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Aging gracefully

‘The Sound of Music’ displays classic charm


Some Broadway shows age better than others. For a musical that debuted in 1959, “The Sound of Music” looks and sounds remarkably fresh. It could be easy to dismiss the show as a Rodgers and Hammerstein “warhorse,” trotted out every few years for an easy paycheck, but the touring production running at the Wharton Center has all the luster and life of a show many years younger.

In case you haven’t seen at least one adaptation of “The Sound of Music,” the story, set in 1938, follows Maria Rainer (Kerstin Anderson), a postulant seeking to join a convent in Vienna. Due to Maria’s nonconformist, artist-driven spirit, Mother Abbess (Ashley Brown) instead assigns Maria to be the governess for rich widower and former navy captain Georg von Trapp (Ben Davis) and his seven children. Of course, Maria wins the heart of the captain as well as his children — but first they must flee the country to escape from the invading Third Reich.

While Julie Andrews made the role of Maria iconic on stage and screen, she set a template rather than an unattainable standard. As the touring Maria, Anderson sets her own course with a ceaseless smile and vivacious charm. She’s something like the best elementary school teacher you could hope for. Her clear voice and crisp delivery make every word understood.

As the initially cold-mannered Georg, Davis deftly walks the fine line of expressing his inner pain while still keeping a straight face. It’s a joy watching him warm to Maria’s charms and reconnect with his children. One of the most powerful moments comes at the end of the production, as Davis sings a somber, solo version of “Edelweiss,” expressing all the sadness of someone leaving his home country.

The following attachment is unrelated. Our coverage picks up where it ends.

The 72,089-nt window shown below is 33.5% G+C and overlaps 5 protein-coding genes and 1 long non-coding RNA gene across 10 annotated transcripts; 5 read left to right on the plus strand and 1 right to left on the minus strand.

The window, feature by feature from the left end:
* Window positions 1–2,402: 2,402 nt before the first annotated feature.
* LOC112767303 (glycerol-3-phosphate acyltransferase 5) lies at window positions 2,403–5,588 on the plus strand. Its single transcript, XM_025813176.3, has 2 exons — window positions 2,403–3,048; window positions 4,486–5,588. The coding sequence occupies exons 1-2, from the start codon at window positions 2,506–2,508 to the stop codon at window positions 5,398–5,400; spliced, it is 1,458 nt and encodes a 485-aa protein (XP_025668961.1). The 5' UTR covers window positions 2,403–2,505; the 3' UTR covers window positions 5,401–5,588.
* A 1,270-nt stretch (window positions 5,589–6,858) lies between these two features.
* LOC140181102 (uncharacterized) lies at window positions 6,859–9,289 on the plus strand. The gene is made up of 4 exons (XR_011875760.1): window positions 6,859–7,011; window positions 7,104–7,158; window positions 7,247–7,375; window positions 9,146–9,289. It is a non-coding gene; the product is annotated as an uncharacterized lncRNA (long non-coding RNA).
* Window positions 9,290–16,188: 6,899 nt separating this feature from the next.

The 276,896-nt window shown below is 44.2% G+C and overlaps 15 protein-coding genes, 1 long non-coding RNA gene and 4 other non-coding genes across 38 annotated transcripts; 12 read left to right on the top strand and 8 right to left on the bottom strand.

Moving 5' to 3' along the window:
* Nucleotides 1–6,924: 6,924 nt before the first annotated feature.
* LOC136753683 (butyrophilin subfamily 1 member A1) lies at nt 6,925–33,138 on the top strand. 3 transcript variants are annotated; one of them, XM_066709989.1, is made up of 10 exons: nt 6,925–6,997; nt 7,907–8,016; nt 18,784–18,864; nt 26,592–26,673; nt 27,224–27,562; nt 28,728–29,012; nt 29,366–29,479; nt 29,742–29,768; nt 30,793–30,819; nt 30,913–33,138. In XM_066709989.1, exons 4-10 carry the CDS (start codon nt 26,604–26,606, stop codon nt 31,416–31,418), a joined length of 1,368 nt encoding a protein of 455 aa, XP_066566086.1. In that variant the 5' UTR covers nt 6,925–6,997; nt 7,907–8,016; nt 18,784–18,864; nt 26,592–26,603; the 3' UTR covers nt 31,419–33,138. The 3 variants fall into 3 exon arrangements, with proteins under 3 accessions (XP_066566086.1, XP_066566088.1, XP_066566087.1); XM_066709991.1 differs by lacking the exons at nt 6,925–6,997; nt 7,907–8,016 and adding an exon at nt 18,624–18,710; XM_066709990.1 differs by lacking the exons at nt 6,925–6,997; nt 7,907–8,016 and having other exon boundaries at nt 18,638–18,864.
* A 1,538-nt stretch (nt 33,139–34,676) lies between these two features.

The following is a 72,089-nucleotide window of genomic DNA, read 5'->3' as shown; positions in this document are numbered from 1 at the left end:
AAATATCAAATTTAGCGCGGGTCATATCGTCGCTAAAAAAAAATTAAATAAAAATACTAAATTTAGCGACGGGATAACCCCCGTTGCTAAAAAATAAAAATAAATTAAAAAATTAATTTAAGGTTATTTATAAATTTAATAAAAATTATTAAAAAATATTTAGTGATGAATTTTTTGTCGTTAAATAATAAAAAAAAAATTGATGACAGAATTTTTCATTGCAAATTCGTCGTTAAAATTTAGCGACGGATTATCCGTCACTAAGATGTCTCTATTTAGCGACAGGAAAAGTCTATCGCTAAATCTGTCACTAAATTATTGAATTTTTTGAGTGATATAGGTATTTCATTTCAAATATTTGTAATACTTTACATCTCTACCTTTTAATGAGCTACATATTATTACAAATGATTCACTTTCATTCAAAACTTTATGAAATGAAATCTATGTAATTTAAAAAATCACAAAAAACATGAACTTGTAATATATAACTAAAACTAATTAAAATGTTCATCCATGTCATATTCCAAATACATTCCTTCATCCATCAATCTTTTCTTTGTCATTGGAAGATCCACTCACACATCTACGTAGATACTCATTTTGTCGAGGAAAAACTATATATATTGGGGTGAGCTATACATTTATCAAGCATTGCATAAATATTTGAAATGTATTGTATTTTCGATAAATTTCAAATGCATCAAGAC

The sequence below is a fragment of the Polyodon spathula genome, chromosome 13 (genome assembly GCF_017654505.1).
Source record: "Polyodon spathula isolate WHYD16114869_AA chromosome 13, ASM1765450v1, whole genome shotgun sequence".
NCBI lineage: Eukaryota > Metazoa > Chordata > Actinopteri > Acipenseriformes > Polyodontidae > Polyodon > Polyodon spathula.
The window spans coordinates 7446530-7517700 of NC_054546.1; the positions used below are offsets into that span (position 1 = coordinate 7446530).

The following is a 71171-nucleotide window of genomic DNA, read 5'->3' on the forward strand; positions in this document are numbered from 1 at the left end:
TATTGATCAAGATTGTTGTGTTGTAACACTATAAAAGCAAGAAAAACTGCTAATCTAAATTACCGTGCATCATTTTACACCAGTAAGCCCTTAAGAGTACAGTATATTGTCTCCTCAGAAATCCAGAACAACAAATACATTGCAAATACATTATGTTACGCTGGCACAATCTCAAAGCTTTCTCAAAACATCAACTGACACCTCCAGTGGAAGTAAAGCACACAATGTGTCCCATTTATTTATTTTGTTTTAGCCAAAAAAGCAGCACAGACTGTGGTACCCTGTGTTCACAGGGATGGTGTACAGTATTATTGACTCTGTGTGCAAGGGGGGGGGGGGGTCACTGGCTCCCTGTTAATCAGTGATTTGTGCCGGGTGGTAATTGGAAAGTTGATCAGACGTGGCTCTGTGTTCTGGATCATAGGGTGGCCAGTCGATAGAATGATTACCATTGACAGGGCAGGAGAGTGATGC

All seven of the von Trapp children (Paige Silvester, Jeremy Michael Lanuti, Maria Suzanne Knasel, Quinn Erickson, Svea Elizabeth Johnson, MacKenzie Currie, and Audrey Bennett) are delightful. They act and sound like siblings who have had to look out for each other.

The show also includes strong supporting performances from Merwin Foardas as the unctuous but hilariously Max Detweiler, Brown as the wise Mother Abbess and many others.

Technical elements, from ornate set pieces to brilliant lights to a full orchestra, help provide an appropriately epic visual and audio landscape. Mix in timeless songs like “My Favorite Things,” “Climb Ev’ry Mountain,” and “Edelweiss,” and this touring version of “The Sound of Music” is a classic that lives up to the original while still feeling completely relevant.

“The Sound of Music”

7:30 p.m. Tuesday, Feb. 9-Thursday, Feb. 11; 8 p.m. Friday, Feb. 12; 2 p.m. and 8 p.m. Saturday, Feb. 13; 1 p.m. Sunday, Feb. 14 Tickets start at $38/$25 students Wharton Center, 750 E. Shaw Lane, East Lansing (517) 432-2000, whartoncenter.com


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